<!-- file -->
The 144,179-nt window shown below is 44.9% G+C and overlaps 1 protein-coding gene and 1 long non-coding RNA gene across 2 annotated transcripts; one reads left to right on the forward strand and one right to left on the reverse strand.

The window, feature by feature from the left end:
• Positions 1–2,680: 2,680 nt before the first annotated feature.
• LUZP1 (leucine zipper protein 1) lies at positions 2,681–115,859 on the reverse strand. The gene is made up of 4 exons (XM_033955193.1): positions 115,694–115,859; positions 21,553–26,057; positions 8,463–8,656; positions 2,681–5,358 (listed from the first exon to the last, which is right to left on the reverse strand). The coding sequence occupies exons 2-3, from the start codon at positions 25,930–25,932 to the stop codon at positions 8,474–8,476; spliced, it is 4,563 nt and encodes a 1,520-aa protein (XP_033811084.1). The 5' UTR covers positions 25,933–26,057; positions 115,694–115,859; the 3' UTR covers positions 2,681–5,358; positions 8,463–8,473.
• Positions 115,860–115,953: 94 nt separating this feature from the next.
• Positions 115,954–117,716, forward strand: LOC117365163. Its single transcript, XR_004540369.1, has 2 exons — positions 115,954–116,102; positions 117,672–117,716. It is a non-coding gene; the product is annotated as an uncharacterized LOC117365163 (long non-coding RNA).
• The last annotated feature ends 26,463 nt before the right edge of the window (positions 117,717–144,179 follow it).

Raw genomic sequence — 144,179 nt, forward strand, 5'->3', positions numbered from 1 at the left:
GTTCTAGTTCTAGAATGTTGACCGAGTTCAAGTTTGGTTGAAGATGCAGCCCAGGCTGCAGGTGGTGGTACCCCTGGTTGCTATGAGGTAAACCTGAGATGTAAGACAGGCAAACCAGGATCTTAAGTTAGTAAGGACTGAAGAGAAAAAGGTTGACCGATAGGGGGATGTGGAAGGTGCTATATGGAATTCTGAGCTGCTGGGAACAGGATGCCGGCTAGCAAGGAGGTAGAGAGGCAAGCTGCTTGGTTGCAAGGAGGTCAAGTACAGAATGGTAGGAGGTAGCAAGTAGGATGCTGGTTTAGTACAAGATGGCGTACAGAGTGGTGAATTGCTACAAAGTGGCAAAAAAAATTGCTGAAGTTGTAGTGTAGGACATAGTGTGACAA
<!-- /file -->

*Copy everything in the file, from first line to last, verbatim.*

The 144,179-nt window shown below is 44.9% G+C and overlaps 1 protein-coding gene and 1 long non-coding RNA gene across 2 annotated transcripts; one reads left to right on the forward strand and one right to left on the reverse strand.

The window, feature by feature from the left end:
• Positions 1–2,680: 2,680 nt before the first annotated feature.
• LUZP1 (leucine zipper protein 1) lies at positions 2,681–115,859 on the reverse strand. The gene is made up of 4 exons (XM_033955193.1): positions 115,694–115,859; positions 21,553–26,057; positions 8,463–8,656; positions 2,681–5,358 (listed from the first exon to the last, which is right to left on the reverse strand). The coding sequence occupies exons 2-3, from the start codon at positions 25,930–25,932 to the stop codon at positions 8,474–8,476; spliced, it is 4,563 nt and encodes a 1,520-aa protein (XP_033811084.1). The 5' UTR covers positions 25,933–26,057; positions 115,694–115,859; the 3' UTR covers positions 2,681–5,358; positions 8,463–8,473.
• Positions 115,860–115,953: 94 nt separating this feature from the next.
• Positions 115,954–117,716, forward strand: LOC117365163. Its single transcript, XR_004540369.1, has 2 exons — positions 115,954–116,102; positions 117,672–117,716. It is a non-coding gene; the product is annotated as an uncharacterized LOC117365163 (long non-coding RNA).
• The last annotated feature ends 26,463 nt before the right edge of the window (positions 117,717–144,179 follow it).

Raw genomic sequence — 144,179 nt, forward strand, 5'->3', positions numbered from 1 at the left:
GTTCTAGTTCTAGAATGTTGACCGAGTTCAAGTTTGGTTGAAGATGCAGCCCAGGCTGCAGGTGGTGGTACCCCTGGTTGCTATGAGGTAAACCTGAGATGTAAGACAGGCAAACCAGGATCTTAAGTTAGTAAGGACTGAAGAGAAAAAGGTTGACCGATAGGGGGATGTGGAAGGTGCTATATGGAATTCTGAGCTGCTGGGAACAGGATGCCGGCTAGCAAGGAGGTAGAGAGGCAAGCTGCTTGGTTGCAAGGAGGTCAAGTACAGAATGGTAGGAGGTAGCAAGTAGGATGCTGGTTTAGTACAAGATGGCGTACAGAGTGGTGAATTGCTACAAAGTGGCAAAAAAAATTGCTGAAGTTGTAGTGTAGGACATAGTGTGACAA